Once the approach and principles of restoration have been finalised, the guidelines will need to be supported by clearly defined procedures. Each monument would need to be documented and further research might be necessary. Traditional rituals and ceremonies will have to be performed during restoration, such as the chhema puja, or the asking for forgiveness.
The reconstruction that took place after the 1934 earthquake shows that in places of ‘lesser’ importance, work was carried out hastily and the workmanship was shoddy. Many monuments were never reconstructed and if a deity needed protection, often a simple white cubical with a dome shaped roof was constructed, possibly indicating the lack of resources, in particular, timber. Even the 55-window palace in Bhaktapur was rebuilt with haphazard reuse of the same materials requiring some modifications to the design to compensate the lost pieces of timber. It was only the area around Hanuman Dhoka and Juddha Sadak, now known as New Road, in Kathmandu that major improvements were carried out, showing the power and riches of the Rana prime minister.
The critical question that needs to be answered now is in respect to allowing or opposing the use of contemporary technology and materials. After the collapse of certain monuments there is an immediate reaction demanding the historic monuments to be rebuilt stronger than before so that they can withstand the next big earthquake. This brings us back to the question of why we need to reconstruct the monument. By changing the structural system and even material, does it still retain the cultural significance? Can these historic monuments become obsolete? Do we need these structures to be maintenance free? Is it not necessary for the community to be involved in the constant use and renewal of the monuments?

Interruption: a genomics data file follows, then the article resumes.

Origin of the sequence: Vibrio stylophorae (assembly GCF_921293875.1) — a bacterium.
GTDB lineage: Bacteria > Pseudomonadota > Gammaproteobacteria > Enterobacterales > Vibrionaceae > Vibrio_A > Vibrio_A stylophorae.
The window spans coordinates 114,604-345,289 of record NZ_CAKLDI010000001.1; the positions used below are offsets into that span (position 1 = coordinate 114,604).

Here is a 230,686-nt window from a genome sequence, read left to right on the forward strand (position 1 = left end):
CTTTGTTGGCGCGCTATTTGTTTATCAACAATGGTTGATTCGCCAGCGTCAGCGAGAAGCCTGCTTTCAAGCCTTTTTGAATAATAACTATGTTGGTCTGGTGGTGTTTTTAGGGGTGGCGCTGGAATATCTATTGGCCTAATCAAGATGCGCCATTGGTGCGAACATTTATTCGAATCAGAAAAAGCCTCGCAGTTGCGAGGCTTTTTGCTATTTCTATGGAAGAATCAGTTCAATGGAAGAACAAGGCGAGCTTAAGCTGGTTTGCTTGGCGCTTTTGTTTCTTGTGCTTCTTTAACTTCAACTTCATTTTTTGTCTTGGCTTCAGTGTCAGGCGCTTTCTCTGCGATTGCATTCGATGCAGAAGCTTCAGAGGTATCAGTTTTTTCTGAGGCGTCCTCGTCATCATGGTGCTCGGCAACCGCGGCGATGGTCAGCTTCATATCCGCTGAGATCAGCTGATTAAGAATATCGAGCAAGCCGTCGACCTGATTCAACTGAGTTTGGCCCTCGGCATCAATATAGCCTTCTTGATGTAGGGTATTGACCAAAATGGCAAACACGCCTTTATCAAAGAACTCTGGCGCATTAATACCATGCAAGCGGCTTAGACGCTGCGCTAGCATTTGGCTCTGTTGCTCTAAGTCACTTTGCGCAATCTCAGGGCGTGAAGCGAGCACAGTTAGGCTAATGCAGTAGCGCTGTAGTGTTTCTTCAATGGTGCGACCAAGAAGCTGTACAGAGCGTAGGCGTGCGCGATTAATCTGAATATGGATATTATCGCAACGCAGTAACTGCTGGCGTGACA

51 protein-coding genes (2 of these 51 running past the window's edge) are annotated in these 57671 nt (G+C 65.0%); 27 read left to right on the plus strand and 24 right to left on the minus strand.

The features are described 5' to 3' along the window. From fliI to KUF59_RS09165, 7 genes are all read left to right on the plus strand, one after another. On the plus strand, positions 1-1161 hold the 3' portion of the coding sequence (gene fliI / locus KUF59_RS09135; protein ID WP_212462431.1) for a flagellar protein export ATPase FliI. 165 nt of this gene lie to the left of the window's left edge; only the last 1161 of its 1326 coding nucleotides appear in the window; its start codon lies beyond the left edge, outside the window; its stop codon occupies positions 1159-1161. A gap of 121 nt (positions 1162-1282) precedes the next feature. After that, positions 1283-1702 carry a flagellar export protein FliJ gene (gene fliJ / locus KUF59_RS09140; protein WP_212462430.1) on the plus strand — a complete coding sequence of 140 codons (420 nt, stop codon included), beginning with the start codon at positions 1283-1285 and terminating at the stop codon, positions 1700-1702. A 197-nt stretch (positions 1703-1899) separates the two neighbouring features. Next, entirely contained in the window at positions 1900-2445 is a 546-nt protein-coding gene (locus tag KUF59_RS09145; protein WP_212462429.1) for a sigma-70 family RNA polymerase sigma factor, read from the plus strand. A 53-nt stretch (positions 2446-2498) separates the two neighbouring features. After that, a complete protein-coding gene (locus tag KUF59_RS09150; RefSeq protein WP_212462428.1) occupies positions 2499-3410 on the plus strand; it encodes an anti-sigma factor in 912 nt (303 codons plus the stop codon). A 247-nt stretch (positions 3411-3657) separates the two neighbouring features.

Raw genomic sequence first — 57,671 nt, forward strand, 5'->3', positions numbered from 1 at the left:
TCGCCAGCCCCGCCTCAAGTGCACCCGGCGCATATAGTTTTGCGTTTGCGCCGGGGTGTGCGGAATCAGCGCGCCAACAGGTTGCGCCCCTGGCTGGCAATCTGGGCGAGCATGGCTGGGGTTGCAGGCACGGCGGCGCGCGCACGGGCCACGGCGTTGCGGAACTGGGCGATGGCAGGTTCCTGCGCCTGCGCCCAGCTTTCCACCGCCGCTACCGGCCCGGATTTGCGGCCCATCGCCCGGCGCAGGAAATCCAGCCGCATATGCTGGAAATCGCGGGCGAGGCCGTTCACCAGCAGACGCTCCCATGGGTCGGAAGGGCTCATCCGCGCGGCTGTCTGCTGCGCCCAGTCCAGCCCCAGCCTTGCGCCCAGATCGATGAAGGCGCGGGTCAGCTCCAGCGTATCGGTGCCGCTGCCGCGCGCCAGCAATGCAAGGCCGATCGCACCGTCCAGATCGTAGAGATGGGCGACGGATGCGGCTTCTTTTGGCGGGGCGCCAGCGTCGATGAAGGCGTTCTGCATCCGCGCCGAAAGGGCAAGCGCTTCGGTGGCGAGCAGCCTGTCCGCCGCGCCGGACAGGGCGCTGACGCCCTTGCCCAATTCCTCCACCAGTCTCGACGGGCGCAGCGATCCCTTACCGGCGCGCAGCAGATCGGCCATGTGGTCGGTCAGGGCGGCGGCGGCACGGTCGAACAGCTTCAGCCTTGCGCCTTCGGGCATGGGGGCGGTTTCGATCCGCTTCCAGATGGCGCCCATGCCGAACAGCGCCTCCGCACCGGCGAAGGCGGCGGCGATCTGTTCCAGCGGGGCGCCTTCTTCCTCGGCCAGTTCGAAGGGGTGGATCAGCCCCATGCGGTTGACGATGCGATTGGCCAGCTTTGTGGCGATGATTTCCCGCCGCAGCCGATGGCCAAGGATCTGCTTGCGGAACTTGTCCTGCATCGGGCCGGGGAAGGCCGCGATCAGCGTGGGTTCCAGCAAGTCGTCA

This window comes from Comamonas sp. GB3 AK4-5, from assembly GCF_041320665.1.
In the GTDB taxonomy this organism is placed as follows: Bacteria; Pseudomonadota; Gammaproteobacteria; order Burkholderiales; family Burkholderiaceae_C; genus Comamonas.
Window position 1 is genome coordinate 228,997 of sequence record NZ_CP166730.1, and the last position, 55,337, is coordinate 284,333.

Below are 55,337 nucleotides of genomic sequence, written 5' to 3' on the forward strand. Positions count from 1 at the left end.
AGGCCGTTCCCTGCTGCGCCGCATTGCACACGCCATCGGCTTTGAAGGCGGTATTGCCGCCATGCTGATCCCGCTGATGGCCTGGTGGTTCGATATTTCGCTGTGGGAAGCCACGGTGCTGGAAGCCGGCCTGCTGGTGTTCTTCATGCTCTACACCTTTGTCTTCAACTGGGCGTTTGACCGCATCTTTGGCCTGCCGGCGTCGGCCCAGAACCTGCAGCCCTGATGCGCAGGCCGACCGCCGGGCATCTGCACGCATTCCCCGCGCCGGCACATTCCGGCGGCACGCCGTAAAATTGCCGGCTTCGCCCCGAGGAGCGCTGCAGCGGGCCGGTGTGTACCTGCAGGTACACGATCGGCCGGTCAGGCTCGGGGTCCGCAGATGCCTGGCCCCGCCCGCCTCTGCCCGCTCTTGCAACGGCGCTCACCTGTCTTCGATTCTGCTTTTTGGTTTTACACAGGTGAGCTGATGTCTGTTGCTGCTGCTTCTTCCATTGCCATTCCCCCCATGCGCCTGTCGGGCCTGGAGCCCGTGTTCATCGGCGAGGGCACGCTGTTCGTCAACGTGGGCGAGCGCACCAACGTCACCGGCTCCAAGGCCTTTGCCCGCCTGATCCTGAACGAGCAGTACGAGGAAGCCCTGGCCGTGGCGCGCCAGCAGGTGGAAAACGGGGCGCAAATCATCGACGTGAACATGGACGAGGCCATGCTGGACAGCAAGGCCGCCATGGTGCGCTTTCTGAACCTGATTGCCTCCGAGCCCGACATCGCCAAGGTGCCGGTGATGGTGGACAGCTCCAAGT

Throughout history, the built heritage of the Kathmandu Valley has undergone regular destruction by the forces of nature. The living cultural heritage has persisted and become increasingly more resilient through the lesson learnt over time. The close link between the community and the environment has allowed for this system of cyclical renewal to take place. Even though in the cases of many monuments this link has been severed, it is only through the reestablishment of the community as caretaker that any feasible means of safeguarding these monuments can be ensured. As long as the community can maintain and safeguard the heritage, there is a reason for its continued existence. This ensures that the monument is maintained and undergoes regular renewal, keeping it resilient to natural hazards, weathering, rot and infestation. With most monuments there has traditionally been an annual cycle of maintenance linked to rituals and festivals that ensures constant upkeep.
The cycle of destruction and renewal must be accepted as an integral characteristic of the heritage. The value therefore does not lie purely in the material. As long as the community has the capacity and the will, their cultural heritage will be rebuilt.
~ Kai Weise is an UNESCO Consultant and Coordinator for Earthquake Response for Cultural Heritage. He can be reached at firstname.lastname@example.org
~This article is a part of the web-exclusive series from our latest issue ‘Disaster Politics’. More from the print quarterly here.